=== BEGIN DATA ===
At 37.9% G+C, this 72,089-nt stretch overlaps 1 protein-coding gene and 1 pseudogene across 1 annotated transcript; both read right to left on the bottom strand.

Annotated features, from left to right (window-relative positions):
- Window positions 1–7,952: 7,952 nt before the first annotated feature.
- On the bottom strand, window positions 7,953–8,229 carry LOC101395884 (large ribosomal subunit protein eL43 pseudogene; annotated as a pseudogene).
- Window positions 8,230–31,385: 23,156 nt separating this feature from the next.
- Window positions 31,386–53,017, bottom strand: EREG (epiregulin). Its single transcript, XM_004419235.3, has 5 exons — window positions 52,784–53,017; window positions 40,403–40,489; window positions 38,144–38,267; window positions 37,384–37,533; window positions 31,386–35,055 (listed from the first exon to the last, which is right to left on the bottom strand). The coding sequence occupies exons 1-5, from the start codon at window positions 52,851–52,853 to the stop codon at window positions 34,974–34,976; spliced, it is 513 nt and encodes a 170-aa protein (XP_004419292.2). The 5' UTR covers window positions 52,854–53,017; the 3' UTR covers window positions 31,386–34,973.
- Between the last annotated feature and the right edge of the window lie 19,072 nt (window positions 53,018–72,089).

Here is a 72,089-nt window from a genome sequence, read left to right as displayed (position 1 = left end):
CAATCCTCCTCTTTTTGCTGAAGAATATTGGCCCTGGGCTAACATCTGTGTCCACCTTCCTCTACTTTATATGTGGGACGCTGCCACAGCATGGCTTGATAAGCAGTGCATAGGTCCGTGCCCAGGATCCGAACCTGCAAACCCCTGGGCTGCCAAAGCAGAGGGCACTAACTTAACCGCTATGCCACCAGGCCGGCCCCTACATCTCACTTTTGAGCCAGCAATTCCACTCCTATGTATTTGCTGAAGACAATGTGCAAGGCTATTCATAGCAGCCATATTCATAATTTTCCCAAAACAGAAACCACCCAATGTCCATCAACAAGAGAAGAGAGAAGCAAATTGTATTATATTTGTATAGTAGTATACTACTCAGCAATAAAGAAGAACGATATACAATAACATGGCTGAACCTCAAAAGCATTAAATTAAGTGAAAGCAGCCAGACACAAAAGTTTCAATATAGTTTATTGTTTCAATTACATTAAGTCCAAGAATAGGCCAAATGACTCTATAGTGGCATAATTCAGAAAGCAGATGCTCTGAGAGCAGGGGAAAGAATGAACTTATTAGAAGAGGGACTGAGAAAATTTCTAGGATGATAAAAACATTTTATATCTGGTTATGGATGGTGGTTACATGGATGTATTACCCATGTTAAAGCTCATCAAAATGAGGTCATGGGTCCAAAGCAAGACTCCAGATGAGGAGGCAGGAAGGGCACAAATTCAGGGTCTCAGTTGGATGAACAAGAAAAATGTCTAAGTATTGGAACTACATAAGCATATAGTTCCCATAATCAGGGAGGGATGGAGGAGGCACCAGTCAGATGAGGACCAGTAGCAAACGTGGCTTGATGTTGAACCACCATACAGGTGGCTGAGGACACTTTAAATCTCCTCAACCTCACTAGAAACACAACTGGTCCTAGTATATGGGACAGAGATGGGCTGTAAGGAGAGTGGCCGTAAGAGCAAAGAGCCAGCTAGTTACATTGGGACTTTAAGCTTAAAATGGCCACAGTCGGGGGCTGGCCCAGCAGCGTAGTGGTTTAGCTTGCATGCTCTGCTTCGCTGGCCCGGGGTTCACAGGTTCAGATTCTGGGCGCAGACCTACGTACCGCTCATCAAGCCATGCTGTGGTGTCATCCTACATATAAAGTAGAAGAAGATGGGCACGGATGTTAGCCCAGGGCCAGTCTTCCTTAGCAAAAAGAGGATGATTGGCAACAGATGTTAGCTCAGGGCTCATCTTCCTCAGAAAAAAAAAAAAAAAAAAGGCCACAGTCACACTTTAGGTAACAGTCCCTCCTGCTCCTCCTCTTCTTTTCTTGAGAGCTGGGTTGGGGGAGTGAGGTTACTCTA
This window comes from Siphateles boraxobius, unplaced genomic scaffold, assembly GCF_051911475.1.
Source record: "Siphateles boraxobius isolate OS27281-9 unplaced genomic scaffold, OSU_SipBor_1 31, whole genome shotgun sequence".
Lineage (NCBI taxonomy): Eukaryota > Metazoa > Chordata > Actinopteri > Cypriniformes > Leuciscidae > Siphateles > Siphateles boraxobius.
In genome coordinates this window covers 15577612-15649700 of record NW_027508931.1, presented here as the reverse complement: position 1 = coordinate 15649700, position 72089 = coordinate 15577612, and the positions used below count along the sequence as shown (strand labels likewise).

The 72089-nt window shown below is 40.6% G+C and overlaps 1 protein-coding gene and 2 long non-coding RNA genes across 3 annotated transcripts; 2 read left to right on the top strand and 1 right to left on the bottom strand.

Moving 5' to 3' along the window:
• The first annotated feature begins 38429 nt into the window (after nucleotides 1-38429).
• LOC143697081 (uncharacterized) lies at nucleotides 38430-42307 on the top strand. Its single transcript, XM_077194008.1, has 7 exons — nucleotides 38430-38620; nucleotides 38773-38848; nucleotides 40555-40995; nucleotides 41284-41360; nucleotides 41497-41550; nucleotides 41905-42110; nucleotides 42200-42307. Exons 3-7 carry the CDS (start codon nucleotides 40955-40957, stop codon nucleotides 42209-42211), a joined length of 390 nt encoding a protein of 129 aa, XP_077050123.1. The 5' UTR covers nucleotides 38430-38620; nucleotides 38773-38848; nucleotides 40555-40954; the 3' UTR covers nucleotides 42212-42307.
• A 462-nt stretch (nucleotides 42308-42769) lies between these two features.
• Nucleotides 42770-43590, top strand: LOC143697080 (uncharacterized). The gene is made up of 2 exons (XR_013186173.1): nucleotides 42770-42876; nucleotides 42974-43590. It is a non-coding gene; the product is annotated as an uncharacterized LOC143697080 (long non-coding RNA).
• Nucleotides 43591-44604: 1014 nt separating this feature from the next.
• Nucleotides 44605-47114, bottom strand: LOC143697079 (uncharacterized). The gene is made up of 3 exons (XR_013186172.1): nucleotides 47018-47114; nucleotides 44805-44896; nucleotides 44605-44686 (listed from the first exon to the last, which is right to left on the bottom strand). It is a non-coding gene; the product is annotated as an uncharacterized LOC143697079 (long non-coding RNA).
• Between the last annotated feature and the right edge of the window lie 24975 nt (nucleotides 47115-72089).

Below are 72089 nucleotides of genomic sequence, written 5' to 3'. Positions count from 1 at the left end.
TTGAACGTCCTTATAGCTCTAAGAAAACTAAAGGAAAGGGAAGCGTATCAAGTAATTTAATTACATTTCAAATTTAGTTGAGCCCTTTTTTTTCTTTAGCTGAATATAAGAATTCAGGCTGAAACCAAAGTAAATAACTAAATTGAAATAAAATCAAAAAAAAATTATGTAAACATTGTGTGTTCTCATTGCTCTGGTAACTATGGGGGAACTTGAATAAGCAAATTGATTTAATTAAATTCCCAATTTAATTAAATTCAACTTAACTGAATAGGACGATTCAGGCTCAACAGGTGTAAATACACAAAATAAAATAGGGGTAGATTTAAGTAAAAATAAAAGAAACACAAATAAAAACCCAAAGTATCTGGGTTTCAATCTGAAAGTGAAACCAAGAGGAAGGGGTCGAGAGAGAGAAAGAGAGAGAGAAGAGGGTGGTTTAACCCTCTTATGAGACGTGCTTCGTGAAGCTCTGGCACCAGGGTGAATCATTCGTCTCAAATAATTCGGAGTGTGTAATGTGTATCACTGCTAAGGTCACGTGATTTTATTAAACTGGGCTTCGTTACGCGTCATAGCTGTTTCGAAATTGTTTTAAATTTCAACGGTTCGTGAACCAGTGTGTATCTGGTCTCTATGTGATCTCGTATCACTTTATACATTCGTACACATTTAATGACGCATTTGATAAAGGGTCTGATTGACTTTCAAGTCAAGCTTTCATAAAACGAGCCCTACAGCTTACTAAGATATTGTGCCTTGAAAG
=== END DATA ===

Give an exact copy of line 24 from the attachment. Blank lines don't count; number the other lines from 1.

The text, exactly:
TTGAACGTCCTTATAGCTCTAAGAAAACTAAAGGAAAGGGAAGCGTATCAAGTAATTTAATTACATTTCAAATTTAGTTGAGCCCTTTTTTTTCTTTAGCTGAATATAAGAATTCAGGCTGAAACCAAAGTAAATAACTAAATTGAAATAAAATCAAAAAAAAATTATGTAAACATTGTGTGTTCTCATTGCTCTGGTAACTATGGGGGAACTTGAATAAGCAAATTGATTTAATTAAATTCCCAATTTAATTAAATTCAACTTAACTGAATAGGACGATTCAGGCTCAACAGGTGTAAATACACAAAATAAAATAGGGGTAGATTTAAGTAAAAATAAAAGAAACACAAATAAAAACCCAAAGTATCTGGGTTTCAATCTGAAAGTGAAACCAAGAGGAAGGGGTCGAGAGAGAGAAAGAGAGAGAGAAGAGGGTGGTTTAACCCTCTTATGAGACGTGCTTCGTGAAGCTCTGGCACCAGGGTGAATCATTCGTCTCAAATAATTCGGAGTGTGTAATGTGTATCACTGCTAAGGTCACGTGATTTTATTAAACTGGGCTTCGTTACGCGTCATAGCTGTTTCGAAATTGTTTTAAATTTCAACGGTTCGTGAACCAGTGTGTATCTGGTCTCTATGTGATCTCGTATCACTTTATACATTCGTACACATTTAATGACGCATTTGATAAAGGGTCTGATTGACTTTCAAGTCAAGCTTTCATAAAACGAGCCCTACAGCTTACTAAGATATTGTGCCTTGAAAG